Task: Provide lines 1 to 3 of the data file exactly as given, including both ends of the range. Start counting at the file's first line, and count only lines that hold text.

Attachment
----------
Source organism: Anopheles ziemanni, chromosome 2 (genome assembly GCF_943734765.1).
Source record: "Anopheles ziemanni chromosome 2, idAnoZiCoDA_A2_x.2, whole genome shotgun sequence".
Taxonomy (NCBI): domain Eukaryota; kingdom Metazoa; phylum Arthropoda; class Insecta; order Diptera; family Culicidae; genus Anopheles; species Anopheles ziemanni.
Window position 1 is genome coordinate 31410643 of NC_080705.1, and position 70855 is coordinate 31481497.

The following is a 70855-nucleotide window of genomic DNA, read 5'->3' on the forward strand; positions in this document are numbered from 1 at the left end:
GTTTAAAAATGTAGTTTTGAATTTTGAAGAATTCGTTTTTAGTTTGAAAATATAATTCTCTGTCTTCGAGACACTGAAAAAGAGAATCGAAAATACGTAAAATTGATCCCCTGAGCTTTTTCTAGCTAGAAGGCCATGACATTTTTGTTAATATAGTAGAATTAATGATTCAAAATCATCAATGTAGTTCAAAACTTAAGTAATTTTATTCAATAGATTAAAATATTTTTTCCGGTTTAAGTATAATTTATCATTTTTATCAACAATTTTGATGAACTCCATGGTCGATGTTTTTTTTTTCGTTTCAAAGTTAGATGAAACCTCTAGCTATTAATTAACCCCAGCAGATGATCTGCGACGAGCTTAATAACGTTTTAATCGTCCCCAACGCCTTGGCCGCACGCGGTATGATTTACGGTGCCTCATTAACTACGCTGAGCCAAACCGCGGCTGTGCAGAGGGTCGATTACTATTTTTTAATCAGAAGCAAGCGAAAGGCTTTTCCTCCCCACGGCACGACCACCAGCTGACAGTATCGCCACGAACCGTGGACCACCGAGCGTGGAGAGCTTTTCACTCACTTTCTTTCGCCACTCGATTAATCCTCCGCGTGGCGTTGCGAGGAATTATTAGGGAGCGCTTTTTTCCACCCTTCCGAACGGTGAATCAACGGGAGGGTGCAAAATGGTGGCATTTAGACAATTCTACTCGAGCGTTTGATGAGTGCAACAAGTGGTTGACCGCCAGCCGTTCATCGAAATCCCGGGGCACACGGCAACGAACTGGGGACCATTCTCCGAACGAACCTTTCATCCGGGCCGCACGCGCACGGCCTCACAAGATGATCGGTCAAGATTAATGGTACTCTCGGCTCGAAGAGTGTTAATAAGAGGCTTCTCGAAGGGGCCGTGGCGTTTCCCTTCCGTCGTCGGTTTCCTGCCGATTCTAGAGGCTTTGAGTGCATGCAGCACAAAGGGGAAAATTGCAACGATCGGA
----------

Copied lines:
Source organism: Anopheles ziemanni, chromosome 2 (genome assembly GCF_943734765.1).
Source record: "Anopheles ziemanni chromosome 2, idAnoZiCoDA_A2_x.2, whole genome shotgun sequence".
Taxonomy (NCBI): domain Eukaryota; kingdom Metazoa; phylum Arthropoda; class Insecta; order Diptera; family Culicidae; genus Anopheles; species Anopheles ziemanni.